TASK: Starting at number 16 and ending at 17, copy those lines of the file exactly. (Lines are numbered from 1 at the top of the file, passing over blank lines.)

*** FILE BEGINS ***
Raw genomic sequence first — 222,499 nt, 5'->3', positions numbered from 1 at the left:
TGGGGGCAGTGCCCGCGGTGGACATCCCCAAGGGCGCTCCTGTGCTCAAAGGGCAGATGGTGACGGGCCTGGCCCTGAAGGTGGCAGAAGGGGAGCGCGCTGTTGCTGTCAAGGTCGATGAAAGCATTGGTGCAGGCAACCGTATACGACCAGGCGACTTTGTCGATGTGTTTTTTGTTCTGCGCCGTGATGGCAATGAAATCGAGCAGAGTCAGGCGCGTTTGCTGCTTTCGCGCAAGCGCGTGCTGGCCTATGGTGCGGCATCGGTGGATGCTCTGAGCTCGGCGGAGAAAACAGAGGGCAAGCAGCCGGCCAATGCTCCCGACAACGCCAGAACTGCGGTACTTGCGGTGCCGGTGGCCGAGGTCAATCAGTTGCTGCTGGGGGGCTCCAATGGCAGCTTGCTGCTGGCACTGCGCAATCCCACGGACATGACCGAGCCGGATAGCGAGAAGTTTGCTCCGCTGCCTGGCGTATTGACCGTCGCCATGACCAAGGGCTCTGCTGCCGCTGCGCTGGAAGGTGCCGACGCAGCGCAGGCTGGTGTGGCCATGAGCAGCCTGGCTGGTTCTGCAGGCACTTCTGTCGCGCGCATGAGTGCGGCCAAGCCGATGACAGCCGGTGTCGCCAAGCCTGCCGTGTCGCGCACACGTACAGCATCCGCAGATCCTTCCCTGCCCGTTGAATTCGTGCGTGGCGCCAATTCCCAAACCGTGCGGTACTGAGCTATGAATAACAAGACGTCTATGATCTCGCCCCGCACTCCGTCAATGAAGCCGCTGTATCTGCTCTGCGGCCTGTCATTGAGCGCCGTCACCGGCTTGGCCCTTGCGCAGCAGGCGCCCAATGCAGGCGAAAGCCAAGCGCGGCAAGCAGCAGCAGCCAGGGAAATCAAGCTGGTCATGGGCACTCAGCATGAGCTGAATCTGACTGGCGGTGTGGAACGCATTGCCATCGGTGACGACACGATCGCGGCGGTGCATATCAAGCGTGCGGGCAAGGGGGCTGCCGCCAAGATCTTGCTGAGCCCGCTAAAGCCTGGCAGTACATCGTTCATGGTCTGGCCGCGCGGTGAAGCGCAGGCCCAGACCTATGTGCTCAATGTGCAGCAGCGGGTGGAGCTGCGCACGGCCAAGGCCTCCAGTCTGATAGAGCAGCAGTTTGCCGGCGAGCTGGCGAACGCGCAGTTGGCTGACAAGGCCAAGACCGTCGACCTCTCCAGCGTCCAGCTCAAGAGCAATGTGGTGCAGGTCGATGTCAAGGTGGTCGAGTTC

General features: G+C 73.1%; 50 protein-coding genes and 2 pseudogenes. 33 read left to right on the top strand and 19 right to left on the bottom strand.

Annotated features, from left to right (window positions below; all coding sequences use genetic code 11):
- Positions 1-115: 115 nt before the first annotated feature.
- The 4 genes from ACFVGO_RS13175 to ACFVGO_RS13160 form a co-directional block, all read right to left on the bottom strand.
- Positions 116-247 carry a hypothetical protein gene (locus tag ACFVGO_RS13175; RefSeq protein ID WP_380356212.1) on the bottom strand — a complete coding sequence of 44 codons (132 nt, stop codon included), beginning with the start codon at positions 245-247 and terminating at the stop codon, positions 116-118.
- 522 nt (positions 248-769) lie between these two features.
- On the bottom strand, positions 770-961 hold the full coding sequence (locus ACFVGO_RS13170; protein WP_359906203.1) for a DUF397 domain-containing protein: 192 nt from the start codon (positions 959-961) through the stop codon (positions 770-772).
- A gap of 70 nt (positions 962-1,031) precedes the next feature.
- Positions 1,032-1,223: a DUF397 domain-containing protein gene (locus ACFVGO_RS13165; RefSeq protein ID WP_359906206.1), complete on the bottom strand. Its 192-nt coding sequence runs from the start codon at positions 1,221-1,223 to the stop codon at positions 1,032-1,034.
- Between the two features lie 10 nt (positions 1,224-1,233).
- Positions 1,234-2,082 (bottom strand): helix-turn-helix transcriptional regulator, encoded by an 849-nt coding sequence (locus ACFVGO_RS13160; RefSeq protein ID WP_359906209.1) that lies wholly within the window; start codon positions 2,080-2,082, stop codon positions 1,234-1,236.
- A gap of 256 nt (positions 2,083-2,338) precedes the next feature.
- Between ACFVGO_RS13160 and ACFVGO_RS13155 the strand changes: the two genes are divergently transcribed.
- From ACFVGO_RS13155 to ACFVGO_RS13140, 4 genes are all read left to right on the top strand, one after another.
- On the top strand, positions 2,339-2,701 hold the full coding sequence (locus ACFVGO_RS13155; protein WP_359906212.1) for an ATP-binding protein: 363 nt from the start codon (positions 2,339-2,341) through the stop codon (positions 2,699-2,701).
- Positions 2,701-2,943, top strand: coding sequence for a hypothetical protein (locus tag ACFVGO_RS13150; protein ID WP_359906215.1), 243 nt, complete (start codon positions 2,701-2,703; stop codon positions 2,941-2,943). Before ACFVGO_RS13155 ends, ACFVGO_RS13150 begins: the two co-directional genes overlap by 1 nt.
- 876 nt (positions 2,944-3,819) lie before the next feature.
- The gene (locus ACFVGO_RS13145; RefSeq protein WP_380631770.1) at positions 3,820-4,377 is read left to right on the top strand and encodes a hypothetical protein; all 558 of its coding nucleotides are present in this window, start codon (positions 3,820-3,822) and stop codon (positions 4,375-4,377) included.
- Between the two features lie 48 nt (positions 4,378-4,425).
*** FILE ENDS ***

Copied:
- From ACFVGO_RS13155 to ACFVGO_RS13140, 4 genes are all read left to right on the top strand, one after another.
- On the top strand, positions 2,339-2,701 hold the full coding sequence (locus ACFVGO_RS13155; protein WP_359906212.1) for an ATP-binding protein: 363 nt from the start codon (positions 2,339-2,341) through the stop codon (positions 2,699-2,701).